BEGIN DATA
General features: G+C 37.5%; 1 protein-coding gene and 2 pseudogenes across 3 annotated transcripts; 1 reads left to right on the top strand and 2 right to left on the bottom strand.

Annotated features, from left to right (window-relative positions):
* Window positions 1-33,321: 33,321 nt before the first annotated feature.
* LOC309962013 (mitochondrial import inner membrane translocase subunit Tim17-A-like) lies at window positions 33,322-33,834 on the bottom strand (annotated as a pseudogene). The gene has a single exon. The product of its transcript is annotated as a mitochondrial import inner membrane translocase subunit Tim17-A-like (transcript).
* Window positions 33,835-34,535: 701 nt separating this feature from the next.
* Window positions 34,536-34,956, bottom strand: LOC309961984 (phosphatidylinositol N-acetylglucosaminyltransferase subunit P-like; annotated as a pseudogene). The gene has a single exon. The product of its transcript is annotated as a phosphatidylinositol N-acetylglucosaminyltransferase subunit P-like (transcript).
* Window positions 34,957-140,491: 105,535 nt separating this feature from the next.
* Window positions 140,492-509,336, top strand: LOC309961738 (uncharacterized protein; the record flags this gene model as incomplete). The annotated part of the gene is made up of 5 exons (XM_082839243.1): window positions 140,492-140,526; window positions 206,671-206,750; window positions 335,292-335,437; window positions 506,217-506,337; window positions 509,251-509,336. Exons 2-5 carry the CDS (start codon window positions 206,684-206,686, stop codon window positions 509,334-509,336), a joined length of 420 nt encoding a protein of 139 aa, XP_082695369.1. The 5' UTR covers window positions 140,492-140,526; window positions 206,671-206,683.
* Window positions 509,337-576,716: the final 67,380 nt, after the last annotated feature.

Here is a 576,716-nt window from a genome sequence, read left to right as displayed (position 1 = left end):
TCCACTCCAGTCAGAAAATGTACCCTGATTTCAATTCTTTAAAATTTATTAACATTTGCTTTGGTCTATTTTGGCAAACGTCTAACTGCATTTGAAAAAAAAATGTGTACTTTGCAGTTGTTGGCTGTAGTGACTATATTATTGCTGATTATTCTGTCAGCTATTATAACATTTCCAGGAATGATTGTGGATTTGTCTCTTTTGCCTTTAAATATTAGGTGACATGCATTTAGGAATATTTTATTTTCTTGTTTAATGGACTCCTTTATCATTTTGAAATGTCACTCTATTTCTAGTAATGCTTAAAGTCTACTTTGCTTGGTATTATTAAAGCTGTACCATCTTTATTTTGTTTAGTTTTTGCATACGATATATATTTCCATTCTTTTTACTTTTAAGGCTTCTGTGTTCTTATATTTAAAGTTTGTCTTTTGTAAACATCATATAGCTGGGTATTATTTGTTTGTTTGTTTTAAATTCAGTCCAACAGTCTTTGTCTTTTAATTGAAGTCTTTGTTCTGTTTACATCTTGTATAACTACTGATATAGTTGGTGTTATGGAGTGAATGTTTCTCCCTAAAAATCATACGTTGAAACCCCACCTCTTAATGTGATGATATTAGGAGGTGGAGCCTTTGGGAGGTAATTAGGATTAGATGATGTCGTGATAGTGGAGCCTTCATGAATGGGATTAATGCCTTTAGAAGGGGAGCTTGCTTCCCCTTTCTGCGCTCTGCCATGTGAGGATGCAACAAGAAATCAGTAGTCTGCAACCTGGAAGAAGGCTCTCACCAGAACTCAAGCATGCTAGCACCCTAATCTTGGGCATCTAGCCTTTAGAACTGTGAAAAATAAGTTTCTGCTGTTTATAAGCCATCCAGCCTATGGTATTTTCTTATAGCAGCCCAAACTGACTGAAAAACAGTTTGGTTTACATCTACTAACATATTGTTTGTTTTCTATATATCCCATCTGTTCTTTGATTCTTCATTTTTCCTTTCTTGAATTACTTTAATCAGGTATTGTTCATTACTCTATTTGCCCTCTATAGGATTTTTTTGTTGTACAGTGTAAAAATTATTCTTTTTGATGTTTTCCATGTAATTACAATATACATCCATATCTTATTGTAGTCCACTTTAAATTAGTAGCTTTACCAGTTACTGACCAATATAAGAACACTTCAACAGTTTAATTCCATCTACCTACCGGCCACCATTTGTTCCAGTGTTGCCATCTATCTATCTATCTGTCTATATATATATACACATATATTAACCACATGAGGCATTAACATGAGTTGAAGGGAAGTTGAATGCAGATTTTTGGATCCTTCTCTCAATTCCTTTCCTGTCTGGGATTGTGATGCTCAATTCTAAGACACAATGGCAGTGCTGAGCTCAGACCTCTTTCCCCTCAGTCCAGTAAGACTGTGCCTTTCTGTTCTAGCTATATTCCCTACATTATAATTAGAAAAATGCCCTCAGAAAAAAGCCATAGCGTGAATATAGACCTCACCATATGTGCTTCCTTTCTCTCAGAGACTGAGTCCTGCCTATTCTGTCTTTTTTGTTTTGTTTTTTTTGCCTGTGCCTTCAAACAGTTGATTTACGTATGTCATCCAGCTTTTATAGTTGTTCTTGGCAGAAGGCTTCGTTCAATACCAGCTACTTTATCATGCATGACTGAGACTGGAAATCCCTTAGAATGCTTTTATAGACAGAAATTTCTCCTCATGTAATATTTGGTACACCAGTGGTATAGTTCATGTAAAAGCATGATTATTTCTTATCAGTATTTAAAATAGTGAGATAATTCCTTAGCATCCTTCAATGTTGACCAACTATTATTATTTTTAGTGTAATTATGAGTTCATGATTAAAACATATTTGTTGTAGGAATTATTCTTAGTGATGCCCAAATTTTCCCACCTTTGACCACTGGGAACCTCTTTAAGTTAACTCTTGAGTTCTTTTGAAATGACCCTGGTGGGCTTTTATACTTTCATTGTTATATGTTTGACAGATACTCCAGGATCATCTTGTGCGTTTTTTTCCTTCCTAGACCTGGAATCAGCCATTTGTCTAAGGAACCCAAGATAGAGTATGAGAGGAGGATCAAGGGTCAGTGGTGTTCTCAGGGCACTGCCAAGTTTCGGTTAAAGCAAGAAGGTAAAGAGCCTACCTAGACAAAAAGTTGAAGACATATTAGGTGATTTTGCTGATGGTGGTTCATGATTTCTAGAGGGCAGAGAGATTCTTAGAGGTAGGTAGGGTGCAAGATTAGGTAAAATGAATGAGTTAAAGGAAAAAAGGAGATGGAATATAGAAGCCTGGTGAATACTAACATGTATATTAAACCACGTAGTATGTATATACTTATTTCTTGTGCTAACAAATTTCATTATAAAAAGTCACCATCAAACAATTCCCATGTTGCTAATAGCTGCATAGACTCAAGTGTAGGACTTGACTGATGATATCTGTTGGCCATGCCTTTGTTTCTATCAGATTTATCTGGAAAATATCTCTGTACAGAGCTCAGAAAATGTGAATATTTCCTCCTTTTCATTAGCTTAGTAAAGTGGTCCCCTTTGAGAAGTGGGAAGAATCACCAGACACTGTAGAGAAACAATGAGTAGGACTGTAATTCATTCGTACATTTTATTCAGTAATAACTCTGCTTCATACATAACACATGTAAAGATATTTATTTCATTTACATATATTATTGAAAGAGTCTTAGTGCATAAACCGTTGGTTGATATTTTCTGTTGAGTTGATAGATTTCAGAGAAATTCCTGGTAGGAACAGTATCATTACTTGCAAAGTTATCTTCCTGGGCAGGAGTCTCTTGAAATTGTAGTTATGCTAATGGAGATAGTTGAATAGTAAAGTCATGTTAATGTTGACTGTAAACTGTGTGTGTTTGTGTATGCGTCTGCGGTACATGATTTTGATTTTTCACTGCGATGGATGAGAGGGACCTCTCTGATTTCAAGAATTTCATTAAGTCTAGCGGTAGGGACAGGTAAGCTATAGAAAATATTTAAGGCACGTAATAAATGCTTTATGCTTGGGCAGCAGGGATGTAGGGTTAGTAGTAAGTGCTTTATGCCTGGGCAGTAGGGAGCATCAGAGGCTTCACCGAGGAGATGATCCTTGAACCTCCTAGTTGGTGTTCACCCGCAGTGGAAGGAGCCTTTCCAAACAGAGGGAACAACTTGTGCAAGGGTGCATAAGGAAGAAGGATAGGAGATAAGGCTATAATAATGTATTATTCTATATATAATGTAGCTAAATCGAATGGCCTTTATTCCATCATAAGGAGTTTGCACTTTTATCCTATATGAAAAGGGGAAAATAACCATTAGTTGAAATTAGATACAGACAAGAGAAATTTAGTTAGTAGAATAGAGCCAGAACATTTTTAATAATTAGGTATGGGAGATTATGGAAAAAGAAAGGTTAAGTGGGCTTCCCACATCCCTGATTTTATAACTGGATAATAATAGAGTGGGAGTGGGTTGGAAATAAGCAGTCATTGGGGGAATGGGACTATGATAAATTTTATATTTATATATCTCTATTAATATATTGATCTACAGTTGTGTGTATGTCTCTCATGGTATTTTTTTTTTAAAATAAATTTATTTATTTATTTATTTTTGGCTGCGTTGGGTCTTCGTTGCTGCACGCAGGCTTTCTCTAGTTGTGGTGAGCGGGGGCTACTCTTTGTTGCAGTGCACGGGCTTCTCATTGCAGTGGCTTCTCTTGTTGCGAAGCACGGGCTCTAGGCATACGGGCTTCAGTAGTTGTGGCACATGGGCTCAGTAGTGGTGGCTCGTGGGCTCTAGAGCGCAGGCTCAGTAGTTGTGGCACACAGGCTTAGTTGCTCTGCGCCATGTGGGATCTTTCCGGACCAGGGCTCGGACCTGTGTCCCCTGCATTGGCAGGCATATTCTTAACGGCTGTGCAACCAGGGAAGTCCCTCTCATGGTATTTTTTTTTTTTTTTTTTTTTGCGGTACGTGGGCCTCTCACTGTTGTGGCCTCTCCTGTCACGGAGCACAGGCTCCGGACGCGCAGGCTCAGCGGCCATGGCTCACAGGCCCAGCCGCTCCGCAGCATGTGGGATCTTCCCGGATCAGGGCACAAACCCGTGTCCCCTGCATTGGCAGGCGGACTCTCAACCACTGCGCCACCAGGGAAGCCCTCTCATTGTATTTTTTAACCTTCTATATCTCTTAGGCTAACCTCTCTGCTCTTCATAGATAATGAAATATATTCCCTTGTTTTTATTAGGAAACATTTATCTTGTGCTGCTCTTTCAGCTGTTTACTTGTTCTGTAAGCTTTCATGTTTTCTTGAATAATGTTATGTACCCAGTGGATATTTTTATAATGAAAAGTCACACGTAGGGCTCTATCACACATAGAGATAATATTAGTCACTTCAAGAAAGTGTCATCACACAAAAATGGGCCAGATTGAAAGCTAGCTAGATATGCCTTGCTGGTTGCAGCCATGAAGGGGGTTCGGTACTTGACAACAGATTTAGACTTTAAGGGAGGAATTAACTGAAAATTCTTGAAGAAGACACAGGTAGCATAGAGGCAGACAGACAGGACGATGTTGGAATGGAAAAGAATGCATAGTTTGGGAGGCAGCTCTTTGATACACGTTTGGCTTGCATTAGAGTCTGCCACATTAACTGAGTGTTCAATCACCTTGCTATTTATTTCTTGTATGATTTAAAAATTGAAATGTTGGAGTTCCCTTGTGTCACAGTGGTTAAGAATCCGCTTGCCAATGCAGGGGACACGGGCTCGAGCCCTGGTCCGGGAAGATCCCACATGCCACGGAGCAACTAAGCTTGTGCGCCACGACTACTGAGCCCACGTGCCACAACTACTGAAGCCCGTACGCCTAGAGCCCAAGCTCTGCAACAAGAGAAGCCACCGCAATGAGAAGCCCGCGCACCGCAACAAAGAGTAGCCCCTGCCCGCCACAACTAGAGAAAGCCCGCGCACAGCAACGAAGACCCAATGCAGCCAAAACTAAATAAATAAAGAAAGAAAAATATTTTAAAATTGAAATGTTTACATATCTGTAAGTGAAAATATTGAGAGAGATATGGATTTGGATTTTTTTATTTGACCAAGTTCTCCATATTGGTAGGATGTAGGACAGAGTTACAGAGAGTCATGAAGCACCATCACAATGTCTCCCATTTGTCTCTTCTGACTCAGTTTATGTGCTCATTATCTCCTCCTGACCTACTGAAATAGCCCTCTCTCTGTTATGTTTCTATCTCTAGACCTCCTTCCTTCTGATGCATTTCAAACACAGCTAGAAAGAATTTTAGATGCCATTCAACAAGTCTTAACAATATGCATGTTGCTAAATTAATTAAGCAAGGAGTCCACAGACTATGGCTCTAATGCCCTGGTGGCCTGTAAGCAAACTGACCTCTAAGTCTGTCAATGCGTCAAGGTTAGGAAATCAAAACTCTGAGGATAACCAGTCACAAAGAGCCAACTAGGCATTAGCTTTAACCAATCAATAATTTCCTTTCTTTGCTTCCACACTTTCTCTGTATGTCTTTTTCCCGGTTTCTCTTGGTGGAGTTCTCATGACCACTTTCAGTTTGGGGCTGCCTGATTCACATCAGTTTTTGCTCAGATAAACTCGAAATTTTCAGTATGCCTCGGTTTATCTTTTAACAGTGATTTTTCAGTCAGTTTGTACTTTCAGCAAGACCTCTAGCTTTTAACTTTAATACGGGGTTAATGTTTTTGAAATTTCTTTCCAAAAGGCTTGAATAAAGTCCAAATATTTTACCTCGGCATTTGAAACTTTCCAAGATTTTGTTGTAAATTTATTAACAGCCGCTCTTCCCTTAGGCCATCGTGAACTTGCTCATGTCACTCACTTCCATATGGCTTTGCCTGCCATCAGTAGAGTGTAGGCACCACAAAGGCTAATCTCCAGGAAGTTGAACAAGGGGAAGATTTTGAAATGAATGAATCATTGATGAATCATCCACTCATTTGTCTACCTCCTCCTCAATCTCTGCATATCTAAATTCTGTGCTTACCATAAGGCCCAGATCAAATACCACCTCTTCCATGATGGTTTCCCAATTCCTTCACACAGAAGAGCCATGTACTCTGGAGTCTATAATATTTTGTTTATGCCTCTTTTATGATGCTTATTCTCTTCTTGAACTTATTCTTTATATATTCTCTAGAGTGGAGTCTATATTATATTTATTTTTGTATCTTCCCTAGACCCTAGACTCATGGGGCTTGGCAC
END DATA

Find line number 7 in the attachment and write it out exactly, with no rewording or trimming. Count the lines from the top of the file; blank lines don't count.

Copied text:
* Window positions 34,957-140,491: 105,535 nt separating this feature from the next.